At some point, you're going to need to start dropping coolers from those scaling graphs as well. That's my opinion at least - they're already very crowded! Maybe select the "best" coolers (or just a reasonable baseline group) and just leave those in the scaling graphs, with the complete list of coolers in the other charts? You could have the Thermalright Ultra 120 Extreme (is that out yet!?), Tuniq 120, Cooler Master Hyper 6+, Monsoon Lite II, Scythe Ninja B, and the lowly Intel retail. Then just add the specific cooler being tested. Right now there's definitely an "information overload" aspect ot the scaled charts, and it will only get worse with time as more HSFs are added.

    /$0.02
    Reply
  • strikeback03 - Monday, April 16, 2007 - link

    Or possibly the best few coolers in each price bracket, along with the tested cooler, and a link to a large image of all of the tested coolers. Something interactive, where you could turn individual coolers on and off, whould be nice, though I don't know if there is software that would allow these to be easily made. Reply
  • JarredWalton - Monday, April 16, 2007 - link

    I know our graphing engine is currently undergoing some development/design work, but when that will be complete and what it will offer I do not yet know. If we could get something interactive, that would be pretty cool. Right now, our engine doesn't handle scaling graphs at all, which is why we just use Excel to generate those manually. We can hope, though! :) Reply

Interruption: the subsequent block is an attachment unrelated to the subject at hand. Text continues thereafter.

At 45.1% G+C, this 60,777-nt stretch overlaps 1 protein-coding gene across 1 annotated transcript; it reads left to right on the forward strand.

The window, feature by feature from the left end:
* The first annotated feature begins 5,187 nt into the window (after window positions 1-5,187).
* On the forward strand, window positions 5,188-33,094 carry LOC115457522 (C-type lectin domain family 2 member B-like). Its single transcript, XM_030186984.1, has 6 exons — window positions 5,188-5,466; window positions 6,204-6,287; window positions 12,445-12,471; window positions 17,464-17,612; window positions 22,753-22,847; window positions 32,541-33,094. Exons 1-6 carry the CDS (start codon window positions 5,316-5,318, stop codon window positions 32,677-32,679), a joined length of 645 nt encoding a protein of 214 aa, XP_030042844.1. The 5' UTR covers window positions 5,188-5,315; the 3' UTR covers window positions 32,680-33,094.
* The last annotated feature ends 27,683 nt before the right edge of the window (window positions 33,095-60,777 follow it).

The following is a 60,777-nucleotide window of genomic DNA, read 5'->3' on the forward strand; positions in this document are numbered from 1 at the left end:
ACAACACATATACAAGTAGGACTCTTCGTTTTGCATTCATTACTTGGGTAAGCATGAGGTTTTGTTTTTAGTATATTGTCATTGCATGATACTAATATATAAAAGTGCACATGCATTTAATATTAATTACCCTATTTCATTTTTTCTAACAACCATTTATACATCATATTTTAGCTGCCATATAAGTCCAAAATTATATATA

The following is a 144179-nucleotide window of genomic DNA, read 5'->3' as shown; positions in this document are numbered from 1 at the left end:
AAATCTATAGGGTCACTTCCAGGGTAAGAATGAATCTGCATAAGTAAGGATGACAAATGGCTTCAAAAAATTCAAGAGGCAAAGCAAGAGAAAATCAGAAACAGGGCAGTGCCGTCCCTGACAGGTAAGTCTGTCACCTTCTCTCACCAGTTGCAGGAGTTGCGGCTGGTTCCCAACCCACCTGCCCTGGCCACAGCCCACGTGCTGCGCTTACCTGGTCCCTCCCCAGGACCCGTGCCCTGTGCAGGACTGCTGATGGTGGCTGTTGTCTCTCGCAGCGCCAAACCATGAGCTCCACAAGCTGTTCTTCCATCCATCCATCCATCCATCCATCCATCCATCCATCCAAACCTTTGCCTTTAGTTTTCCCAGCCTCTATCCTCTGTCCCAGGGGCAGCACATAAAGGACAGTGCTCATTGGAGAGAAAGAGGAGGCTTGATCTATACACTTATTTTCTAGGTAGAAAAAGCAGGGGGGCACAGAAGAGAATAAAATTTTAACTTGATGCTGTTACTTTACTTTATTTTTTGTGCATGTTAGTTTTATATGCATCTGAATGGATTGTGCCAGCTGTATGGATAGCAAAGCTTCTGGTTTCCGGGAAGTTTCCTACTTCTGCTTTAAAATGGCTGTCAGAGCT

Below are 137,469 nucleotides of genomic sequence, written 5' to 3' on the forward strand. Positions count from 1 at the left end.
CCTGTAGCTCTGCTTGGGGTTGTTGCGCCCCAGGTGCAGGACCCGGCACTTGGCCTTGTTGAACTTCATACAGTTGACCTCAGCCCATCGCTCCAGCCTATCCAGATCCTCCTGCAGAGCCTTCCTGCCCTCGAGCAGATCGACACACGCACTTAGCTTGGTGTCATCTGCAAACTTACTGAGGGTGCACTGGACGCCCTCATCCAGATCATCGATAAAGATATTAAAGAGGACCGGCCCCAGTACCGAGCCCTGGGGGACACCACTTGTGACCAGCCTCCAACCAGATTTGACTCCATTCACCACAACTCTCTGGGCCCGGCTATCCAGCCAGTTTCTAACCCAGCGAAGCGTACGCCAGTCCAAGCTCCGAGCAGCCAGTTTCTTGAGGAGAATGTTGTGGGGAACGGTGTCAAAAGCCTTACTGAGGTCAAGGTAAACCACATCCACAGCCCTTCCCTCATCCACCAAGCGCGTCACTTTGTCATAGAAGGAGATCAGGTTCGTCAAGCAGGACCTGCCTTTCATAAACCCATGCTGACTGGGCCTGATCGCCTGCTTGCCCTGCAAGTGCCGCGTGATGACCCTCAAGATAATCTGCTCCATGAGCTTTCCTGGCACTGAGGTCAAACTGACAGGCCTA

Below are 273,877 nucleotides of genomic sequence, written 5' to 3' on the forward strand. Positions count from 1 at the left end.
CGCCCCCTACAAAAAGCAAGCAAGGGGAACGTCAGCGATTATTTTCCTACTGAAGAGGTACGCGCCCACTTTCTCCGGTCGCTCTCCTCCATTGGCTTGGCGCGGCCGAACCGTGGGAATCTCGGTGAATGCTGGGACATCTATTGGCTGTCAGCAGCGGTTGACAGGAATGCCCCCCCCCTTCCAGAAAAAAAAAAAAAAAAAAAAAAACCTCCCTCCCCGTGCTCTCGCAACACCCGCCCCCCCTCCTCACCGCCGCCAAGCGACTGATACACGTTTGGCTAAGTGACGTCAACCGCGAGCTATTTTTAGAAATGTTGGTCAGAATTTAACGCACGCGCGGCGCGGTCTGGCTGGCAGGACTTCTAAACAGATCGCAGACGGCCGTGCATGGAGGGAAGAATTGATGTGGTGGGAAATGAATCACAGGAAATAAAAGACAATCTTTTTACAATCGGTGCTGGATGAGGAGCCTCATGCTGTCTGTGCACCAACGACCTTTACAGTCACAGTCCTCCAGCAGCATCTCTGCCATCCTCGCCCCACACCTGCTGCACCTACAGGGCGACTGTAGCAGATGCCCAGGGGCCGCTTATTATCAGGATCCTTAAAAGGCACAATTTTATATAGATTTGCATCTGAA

• NARC4457 - Monday, April 16, 2007 - link

    It feels like the noise measurement methodology needs a tweak since there are many coolers that are sitting right at the noise floor. I know that you are testing these in real-world conditions, with components that enthusiasts are likely to use. But I guess it just feels like the test is becoming less meaningful if the results are the same across many coolers.

    I don't really have a suggestion here, because I don't think people would like it either if you simply stated that the cooler was not louder than ambient without showing the method and
    Reply
  • Wesley Fink - Monday, April 16, 2007 - link

    We will be revamping our test bed when we do the 120mm fan roundup. We are currently evaluatig components to find a little lower noise floor and to priduce some consistent test methods that don't get spoofed by variable speed PS fans. Thanks for your comments. Reply
  • flipmode - Monday, April 16, 2007 - link

    Thanks for another HSF article - these are valuable contributions to the enthusiast scene. But I have to ask if you can start cropping and upscaling your graphs - they're darn near unreadable now that you've made such a wonderful effort to test 20 coolers. I want to actually be able to read what you've take the time to present.

    Scythe Ninja Fanboy
    Reply
  • crimson117 - Monday, April 16, 2007 - link

    Or provide a link to a larger version of each graph. Reply